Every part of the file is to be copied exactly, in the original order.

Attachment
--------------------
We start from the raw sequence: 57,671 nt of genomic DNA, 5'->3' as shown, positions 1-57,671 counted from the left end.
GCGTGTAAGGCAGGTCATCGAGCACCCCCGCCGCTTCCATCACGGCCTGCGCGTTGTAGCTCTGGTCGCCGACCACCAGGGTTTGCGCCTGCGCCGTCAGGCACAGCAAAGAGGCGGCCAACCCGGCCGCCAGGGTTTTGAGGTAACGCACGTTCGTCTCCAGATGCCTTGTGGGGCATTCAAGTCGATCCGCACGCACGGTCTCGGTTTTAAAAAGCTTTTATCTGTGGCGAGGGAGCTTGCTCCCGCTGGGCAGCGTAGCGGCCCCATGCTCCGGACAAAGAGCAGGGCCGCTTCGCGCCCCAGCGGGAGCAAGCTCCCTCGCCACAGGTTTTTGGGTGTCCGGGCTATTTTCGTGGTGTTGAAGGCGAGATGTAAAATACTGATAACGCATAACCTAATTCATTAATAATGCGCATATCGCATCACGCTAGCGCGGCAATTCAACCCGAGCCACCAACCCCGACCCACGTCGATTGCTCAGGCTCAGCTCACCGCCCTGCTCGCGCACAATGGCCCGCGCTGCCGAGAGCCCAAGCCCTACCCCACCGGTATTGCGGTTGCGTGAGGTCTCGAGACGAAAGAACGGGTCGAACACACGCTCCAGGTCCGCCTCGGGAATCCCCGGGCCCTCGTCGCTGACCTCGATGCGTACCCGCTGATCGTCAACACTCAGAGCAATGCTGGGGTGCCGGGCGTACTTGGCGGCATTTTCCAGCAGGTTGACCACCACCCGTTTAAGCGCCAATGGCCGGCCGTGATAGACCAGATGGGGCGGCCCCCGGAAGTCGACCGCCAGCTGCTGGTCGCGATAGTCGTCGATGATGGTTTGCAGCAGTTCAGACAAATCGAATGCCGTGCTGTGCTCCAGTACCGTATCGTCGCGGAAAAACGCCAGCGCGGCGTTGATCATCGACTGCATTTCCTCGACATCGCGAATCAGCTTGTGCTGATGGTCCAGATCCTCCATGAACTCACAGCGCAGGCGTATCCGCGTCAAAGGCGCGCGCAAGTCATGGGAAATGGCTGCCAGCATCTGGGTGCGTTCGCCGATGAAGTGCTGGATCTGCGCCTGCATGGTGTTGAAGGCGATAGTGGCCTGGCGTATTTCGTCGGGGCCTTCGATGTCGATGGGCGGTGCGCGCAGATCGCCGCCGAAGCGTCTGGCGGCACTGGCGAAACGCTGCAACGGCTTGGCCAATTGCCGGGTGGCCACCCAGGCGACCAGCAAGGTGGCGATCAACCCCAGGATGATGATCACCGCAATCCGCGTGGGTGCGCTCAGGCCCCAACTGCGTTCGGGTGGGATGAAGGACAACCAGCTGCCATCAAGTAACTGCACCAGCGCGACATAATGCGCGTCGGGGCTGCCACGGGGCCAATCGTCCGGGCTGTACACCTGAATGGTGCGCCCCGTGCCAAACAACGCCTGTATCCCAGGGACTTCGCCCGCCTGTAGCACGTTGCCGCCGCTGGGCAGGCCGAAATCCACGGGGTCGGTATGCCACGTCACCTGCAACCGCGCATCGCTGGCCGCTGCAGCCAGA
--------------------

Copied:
We start from the raw sequence: 57,671 nt of genomic DNA, 5'->3' as shown, positions 1-57,671 counted from the left end.
GCGTGTAAGGCAGGTCATCGAGCACCCCCGCCGCTTCCATCACGGCCTGCGCGTTGTAGCTCTGGTCGCCGACCACCAGGGTTTGCGCCTGCGCCGTCAGGCACAGCAAAGAGGCGGCCAACCCGGCCGCCAGGGTTTTGAGGTAACGCACGTTCGTCTCCAGATGCCTTGTGGGGCATTCAAGTCGATCCGCACGCACGGTCTCGGTTTTAAAAAGCTTTTATCTGTGGCGAGGGAGCTTGCTCCCGCTGGGCAGCGTAGCGGCCCCATGCTCCGGACAAAGAGCAGGGCCGCTTCGCGCCCCAGCGGGAGCAAGCTCCCTCGCCACAGGTTTTTGGGTGTCCGGGCTATTTTCGTGGTGTTGAAGGCGAGATGTAAAATACTGATAACGCATAACCTAATTCATTAATAATGCGCATATCGCATCACGCTAGCGCGGCAATTCAACCCGAGCCACCAACCCCGACCCACGTCGATTGCTCAGGCTCAGCTCACCGCCCTGCTCGCGCACAATGGCCCGCGCTGCCGAGAGCCCAAGCCCTACCCCACCGGTATTGCGGTTGCGTGAGGTCTCGAGACGAAAGAACGGGTCGAACACACGCTCCAGGTCCGCCTCGGGAATCCCCGGGCCCTCGTCGCTGACCTCGATGCGTACCCGCTGATCGTCAACACTCAGAGCAATGCTGGGGTGCCGGGCGTACTTGGCGGCATTTTCCAGCAGGTTGACCACCACCCGTTTAAGCGCCAATGGCCGGCCGTGATAGACCAGATGGGGCGGCCCCCGGAAGTCGACCGCCAGCTGCTGGTCGCGATAGTCGTCGATGATGGTTTGCAGCAGTTCAGACAAATCGAATGCCGTGCTGTGCTCCAGTACCGTATCGTCGCGGAAAAACGCCAGCGCGGCGTTGATCATCGACTGCATTTCCTCGACATCGCGAATCAGCTTGTGCTGATGGTCCAGATCCTCCATGAACTCACAGCGCAGGCGTATCCGCGTCAAAGGCGCGCGCAAGTCATGGGAAATGGCTGCCAGCATCTGGGTGCGTTCGCCGATGAAGTGCTGGATCTGCGCCTGCATGGTGTTGAAGGCGATAGTGGCCTGGCGTATTTCGTCGGGGCCTTCGATGTCGATGGGCGGTGCGCGCAGATCGCCGCCGAAGCGTCTGGCGGCACTGGCGAAACGCTGCAACGGCTTGGCCAATTGCCGGGTGGCCACCCAGGCGACCAGCAAGGTGGCGATCAACCCCAGGATGATGATCACCGCAATCCGCGTGGGTGCGCTCAGGCCCCAACTGCGTTCGGGTGGGATGAAGGACAACCAGCTGCCATCAAGTAACTGCACCAGCGCGACATAATGCGCGTCGGGGCTGCCACGGGGCCAATCGTCCGGGCTGTACACCTGAATGGTGCGCCCCGTGCCAAACAACGCCTGTATCCCAGGGACTTCGCCCGCCTGTAGCACGTTGCCGCCGCTGGGCAGGCCGAAATCCACGGGGTCGGTATGCCACGTCACCTGCAACCGCGCATCGCTGGCCGCTGCAGCCAGA